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Maryland taxes rain

Give Governor Martin O’Malley credit.  Not only can he raise already existing taxes he can find new, ingenious levies to lay upon an already overburdened citizenry.  Behold the rain tax.

In 2010, the U.S. Environmental Protection Agency ordered Maryland to raise money to reduce storm water runoff in order to reduce phosphorus and nitrogen levels in the Chesapeake Bay.  In response the Maryland General Assembly passed  HB 987 mandating that the state’s 10 largest counties generate the revenue through taxing “impervious surfaces” (roofs, driveways, patios, parking lots) in order to pay for storm water management.  Beginning in July, property owners will now see a new line item on their tax bills based on the amount of impervious surface on their property.  The amount of impervious surface a property owner has will be calculated using satellite and geographical information system technology.  Government property is exempt from the law.

The law’s fiscal policy note pegs the price tag for implementing the the program at $14.8 billion.

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As Gazzette columnist Blair Lee notes, the law is not so firm on where the money can be spent.  In addition to funding stream and wetlands protection, a great deal of the tax revenue will flow into the bureaucratic maw for monitoring and inspection. Also, like the carbon pork in Maryland’s Regional Greenhouse Gas Initiative law taxpayer dollars from the rain tax will flow into the hands of the environmental groups that lobbied for the law, for “outreach” and “education.”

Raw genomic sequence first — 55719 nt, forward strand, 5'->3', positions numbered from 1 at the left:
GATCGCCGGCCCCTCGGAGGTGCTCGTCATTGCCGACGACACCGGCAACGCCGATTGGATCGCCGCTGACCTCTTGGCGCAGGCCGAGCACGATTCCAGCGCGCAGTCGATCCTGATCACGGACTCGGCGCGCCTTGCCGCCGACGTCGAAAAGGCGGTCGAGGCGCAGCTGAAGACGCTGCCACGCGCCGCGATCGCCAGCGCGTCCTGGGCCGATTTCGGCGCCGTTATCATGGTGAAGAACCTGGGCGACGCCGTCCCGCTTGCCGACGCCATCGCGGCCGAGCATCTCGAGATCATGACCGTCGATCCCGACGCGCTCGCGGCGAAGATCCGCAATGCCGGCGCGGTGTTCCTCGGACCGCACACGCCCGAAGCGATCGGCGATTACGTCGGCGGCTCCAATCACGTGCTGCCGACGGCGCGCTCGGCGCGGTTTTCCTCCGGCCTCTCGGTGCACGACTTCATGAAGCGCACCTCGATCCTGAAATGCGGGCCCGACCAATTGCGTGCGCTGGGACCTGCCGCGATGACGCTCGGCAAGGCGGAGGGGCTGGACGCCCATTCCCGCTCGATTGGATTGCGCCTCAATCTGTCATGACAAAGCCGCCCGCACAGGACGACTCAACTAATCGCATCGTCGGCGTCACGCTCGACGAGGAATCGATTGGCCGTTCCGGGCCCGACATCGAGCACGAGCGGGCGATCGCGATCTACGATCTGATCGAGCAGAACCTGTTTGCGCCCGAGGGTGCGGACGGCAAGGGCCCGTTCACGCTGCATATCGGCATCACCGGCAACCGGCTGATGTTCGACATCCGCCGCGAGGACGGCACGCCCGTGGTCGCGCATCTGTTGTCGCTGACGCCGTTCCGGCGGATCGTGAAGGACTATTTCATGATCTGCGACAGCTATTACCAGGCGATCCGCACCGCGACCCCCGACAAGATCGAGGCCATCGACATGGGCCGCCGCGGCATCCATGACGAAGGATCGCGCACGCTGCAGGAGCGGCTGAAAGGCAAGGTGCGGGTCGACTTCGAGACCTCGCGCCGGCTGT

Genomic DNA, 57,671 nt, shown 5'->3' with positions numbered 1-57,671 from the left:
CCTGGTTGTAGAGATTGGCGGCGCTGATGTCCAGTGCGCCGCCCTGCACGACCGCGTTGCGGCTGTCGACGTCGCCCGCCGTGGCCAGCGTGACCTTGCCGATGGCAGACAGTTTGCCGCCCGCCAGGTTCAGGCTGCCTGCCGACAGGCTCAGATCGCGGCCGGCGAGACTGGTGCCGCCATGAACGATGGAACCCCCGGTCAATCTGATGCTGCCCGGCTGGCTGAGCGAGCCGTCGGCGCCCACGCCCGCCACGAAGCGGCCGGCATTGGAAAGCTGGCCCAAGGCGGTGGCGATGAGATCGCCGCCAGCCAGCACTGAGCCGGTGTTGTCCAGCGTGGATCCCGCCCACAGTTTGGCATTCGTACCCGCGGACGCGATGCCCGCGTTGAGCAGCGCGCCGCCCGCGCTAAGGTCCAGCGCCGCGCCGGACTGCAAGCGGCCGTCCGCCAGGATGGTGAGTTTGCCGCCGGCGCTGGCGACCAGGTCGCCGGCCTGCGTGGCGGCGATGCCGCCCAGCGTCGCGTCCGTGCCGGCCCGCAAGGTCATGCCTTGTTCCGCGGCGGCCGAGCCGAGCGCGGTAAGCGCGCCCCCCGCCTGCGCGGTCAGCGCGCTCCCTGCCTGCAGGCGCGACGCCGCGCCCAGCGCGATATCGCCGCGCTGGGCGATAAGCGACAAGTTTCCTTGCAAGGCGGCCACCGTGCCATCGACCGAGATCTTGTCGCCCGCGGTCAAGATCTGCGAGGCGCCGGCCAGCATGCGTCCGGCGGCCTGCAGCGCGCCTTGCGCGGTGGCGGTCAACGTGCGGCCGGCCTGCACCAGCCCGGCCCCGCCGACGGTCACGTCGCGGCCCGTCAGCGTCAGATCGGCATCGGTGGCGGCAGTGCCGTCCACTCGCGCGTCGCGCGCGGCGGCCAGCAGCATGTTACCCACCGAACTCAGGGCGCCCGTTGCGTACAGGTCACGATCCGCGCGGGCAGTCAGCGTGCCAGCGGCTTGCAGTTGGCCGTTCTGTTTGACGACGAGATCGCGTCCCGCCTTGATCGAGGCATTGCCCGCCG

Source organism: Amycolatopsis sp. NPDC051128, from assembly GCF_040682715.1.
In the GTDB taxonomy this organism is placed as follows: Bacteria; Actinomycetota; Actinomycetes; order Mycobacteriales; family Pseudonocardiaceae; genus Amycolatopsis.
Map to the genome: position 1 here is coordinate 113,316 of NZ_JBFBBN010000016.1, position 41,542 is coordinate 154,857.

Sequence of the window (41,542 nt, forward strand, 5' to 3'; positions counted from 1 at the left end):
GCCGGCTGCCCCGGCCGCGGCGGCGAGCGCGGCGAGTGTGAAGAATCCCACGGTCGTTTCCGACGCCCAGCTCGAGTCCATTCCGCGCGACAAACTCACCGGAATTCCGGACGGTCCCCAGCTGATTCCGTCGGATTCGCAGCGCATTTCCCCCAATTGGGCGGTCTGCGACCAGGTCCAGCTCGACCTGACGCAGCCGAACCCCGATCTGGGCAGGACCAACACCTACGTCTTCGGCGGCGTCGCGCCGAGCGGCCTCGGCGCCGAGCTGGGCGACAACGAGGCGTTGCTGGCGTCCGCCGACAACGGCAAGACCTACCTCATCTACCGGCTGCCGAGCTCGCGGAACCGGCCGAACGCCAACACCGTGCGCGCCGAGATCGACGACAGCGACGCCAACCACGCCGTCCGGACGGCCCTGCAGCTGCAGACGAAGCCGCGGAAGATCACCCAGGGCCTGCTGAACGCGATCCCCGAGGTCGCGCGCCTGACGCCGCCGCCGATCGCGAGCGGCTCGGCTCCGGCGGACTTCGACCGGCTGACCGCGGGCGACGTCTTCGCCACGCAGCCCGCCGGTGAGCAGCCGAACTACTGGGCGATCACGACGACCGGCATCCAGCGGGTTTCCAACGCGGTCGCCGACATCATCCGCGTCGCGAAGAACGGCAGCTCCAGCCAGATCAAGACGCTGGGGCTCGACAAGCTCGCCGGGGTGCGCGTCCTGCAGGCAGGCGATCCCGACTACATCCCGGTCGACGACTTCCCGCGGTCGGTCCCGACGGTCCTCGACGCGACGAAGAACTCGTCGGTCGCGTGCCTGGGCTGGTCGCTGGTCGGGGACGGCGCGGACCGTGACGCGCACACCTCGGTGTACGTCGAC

Virginia fought the EPA storm water mandate arguing that the agency overstepped its authority under the Clean Water Act.  In January, federal judge Liam O’Grady agreed stating in his ruling that “storm water runoff is not a pollutant and EPA is not authorized to protect it.”

Mark Newgent

Mark Newgent is a contributing editor to Red Maryland, the premiere blog of conservative politics in the Free State, voted one of the best state political blogs by the Washington Post two years in a row. His writing has appeared in the Baltimore Sun, Washington Examiner, National Review Online, and more. Twitter: @MarkNewgent

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Categories: Budget and Finance, Environment, Must Read, Policy
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